One of the terms that we hear in the movie is weather gauge, the way that the movie explains it, it kind of explains it to to Stephens character. And he says that basically, weather gauge means that they have the wind in their favor. And that’s how they explained in the movie at the Acheron is able to sneak up on this prize the first couple times that they see each other in the movie, the impression I got was the only option that the surprise had, when the Acheron showed up with the weather gauge was all you had, all you can do is run away, pretty much can you give a little more information on what the weather gauge term was. And once the ship had that in their favor, was there no other option, but there went away?


Gordon Laco  08:43

Yeah, in reality, weather gauge is a very complicated concept. Sometimes it could mean the drop wind of the enemy. And you can control the wind that he’s feeling by positioning yourself. It can also mean being downwind of an enemy. And I can remember vividly being at meetings trying to describe this to the production in terms of modern yacht racing, which is my passion, outside of work. If you have a phone that doesn’t want to fight, the place to be is downwind of so in that in that circumstance, the weather gauge is downwind. Because you should imagine the ocean as an angled ski slope, the ships can travel back and forth across it down easily, very, very difficult to go up. So if you’re pursuing a foal that doesn’t want to fight the way to panem is to get underneath them downwind and push them up against the wind until he can’t go any higher. And if you have a fast ship that can sail higher closer to the wind, closer to the wind direction than your foe, you can force him to fight in force and control a combat situation that way. That’s all yacht racing works. If the boat wants to fight and you don’t, well, then the roles are reversed. And the weather gauges then when when you’ve got the wind behind you. So it all depends on the situation. And overlaying all that Which is horribly complicated, maybe not necessary for the film is the circumstances of commerce Raider, which is what the friendship is in our film, he is 1000s of miles from home. If he is damaged at all, he can’t carry out his job of attacking the whaling fleet, he’s finished. So he in some situations needs to avoid combat. Because the warship doesn’t really care so much about casualties and damage. As long as he damages the enemy gets a different way of thinking. If, however, the vessel being pursued and the commerce Raider, in this case, the ashram feels that this is a dog and follow that’s going to chase and chase and Chase, it’s to their advantage to try to end with a decisive blow bump them off and finish them off. So in our story, she’s really too big for a surprise to fight. So the French Captain would know this. And he would think if I can just knock away a few of their spars and kill enough of them in one quick engagement. They can’t chase me anymore. And jack would know that too. So he knows he can only fight if he has an advantage. So that’s why sometimes surprised has to run in sometimes the French have to run, the French will only fight even though they’re more powerful, if there can be sure of a knockout blow, because they’re so far from from how,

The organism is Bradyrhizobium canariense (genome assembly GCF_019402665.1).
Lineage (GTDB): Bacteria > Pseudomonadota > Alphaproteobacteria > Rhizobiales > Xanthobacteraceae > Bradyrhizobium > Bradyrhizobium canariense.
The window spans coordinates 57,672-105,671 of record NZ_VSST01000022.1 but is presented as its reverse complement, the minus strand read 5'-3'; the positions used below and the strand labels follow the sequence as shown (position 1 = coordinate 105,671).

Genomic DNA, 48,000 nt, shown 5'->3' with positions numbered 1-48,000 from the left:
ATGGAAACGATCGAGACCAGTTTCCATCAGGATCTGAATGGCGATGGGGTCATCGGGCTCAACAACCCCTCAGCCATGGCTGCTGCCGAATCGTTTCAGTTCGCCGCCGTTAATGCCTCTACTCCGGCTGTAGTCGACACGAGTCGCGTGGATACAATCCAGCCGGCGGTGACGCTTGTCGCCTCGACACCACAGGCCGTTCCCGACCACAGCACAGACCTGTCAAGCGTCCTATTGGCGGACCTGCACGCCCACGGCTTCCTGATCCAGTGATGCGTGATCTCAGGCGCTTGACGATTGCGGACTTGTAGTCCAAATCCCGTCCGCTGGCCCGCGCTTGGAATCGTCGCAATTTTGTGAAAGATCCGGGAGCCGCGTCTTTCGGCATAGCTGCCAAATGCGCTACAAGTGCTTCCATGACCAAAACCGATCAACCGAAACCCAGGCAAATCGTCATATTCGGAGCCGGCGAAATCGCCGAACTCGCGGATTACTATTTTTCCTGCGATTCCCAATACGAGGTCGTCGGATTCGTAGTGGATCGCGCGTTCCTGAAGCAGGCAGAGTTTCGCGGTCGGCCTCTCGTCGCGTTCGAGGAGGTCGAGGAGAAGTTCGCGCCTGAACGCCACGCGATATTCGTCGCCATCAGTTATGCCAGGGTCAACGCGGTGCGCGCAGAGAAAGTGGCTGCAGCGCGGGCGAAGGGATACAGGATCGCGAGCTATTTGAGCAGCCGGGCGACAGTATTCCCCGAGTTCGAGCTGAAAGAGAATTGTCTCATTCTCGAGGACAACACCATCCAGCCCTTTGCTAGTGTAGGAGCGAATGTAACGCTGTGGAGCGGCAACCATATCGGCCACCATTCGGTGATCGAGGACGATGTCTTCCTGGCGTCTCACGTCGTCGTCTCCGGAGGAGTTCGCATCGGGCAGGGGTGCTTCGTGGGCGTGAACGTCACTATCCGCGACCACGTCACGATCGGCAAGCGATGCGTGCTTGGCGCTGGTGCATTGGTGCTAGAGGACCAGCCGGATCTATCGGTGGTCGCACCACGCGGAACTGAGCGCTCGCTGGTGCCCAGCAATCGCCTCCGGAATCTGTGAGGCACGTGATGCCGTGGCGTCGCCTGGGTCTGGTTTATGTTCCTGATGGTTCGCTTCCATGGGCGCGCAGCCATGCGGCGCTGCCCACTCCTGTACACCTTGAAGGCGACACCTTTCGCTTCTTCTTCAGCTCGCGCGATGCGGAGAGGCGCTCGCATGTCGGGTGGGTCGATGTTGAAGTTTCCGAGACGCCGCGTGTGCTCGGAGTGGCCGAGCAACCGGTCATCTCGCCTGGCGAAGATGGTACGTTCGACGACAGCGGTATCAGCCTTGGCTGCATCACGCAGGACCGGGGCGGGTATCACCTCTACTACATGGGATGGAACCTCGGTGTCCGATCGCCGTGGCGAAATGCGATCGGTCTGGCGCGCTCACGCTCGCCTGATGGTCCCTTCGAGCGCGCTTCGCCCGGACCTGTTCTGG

Dan LeFebvre  11:17

okay, I guess I didn’t factor in the idea that their tactics would have to be completely different because of their location, how far they are from home having to be different there. I guess I didn’t really factor that cuz we don’t really see a lot from the French side, you know, aboard the friendship, and we don’t really see a lot of their strategy as much. Yeah, that’s